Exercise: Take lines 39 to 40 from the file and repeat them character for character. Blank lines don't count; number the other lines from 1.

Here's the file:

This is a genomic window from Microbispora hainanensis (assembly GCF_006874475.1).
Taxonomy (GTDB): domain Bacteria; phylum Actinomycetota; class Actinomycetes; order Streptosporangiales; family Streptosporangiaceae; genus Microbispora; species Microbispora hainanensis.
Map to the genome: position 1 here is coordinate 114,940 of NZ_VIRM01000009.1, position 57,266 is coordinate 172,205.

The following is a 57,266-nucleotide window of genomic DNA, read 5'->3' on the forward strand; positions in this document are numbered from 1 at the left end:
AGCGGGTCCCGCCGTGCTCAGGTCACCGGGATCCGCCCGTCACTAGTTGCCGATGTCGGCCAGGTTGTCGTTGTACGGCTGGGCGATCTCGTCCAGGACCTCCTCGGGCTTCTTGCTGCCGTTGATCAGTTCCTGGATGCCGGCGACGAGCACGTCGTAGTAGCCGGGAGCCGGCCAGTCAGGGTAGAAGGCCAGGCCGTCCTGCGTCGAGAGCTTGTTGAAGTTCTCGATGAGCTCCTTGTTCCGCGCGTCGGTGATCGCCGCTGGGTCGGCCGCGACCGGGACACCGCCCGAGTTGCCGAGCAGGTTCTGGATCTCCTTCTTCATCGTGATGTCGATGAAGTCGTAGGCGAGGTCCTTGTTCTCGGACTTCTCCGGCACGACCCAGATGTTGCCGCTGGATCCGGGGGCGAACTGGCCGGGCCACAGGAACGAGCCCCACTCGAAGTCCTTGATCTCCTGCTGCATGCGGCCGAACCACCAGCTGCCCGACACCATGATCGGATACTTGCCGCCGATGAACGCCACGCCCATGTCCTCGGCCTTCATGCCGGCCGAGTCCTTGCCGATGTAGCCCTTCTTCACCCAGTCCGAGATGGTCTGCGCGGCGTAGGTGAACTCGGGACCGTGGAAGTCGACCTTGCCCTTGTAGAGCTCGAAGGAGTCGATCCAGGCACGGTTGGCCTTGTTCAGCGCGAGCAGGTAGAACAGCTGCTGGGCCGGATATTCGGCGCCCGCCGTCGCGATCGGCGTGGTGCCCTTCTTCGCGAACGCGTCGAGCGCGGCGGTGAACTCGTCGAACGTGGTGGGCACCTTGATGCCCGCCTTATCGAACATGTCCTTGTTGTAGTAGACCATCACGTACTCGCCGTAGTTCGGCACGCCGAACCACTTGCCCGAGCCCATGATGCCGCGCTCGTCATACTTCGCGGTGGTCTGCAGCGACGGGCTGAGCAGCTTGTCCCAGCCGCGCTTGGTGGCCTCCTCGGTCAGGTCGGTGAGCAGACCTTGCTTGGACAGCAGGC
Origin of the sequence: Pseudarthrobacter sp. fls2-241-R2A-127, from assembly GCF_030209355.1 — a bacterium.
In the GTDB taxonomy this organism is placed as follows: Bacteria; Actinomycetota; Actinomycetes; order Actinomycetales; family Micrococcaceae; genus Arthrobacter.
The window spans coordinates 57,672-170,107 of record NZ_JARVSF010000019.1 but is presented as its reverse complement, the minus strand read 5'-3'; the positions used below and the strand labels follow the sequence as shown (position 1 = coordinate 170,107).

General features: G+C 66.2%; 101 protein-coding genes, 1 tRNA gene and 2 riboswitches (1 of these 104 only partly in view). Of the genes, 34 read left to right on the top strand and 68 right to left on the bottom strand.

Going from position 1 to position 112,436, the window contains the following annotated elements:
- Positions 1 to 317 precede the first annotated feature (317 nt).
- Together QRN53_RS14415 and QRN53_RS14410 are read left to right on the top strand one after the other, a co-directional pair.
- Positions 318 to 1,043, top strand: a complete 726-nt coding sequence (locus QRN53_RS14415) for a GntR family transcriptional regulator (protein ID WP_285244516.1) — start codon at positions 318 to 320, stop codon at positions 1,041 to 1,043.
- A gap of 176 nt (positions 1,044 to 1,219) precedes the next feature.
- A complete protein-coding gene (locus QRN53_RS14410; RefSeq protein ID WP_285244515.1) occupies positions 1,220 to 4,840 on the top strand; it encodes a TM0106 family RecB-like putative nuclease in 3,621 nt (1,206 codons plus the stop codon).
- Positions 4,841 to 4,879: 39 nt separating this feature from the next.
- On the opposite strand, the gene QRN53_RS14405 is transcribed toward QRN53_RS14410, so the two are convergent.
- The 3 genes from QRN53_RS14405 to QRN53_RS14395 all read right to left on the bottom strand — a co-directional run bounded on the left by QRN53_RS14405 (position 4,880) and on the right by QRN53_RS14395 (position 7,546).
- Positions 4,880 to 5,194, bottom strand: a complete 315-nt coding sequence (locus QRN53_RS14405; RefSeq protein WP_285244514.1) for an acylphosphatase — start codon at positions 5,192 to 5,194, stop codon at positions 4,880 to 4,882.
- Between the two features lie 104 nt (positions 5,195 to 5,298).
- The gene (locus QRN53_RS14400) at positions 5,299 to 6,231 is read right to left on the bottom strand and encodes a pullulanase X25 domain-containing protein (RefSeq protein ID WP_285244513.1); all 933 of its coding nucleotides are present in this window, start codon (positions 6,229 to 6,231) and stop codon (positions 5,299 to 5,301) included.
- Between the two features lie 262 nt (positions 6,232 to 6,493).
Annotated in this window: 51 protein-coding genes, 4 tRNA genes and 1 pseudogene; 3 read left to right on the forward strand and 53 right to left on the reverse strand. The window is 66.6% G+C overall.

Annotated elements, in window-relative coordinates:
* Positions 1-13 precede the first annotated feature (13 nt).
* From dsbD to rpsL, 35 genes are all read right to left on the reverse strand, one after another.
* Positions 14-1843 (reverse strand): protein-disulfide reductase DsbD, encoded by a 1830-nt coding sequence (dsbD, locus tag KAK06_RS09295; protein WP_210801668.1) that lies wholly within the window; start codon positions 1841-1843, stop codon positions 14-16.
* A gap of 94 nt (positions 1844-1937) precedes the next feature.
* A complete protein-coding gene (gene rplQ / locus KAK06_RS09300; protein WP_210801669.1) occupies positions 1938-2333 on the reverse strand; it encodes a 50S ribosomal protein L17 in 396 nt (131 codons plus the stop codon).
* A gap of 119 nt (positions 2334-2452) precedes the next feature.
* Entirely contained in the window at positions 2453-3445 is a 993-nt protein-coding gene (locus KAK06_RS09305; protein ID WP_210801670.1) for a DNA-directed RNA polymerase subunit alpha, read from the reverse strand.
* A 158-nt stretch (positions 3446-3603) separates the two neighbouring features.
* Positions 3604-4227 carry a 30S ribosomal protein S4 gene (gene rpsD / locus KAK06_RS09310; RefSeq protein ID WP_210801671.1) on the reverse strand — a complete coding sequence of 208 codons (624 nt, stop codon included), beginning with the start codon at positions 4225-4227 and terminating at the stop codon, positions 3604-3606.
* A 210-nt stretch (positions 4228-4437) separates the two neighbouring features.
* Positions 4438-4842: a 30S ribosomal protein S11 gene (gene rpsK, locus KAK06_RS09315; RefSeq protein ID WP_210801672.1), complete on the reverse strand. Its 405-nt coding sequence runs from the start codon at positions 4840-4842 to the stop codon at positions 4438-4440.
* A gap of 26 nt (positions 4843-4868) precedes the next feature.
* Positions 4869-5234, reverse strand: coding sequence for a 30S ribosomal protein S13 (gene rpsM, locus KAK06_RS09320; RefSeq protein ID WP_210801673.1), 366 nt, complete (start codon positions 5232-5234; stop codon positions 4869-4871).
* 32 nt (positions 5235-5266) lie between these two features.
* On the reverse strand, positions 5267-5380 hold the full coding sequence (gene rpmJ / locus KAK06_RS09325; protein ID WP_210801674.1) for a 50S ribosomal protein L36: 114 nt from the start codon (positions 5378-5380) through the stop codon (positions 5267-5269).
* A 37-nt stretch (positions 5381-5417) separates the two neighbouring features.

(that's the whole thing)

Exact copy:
* On the reverse strand, positions 5267-5380 hold the full coding sequence (gene rpmJ / locus KAK06_RS09325; protein ID WP_210801674.1) for a 50S ribosomal protein L36: 114 nt from the start codon (positions 5378-5380) through the stop codon (positions 5267-5269).
* A 37-nt stretch (positions 5381-5417) separates the two neighbouring features.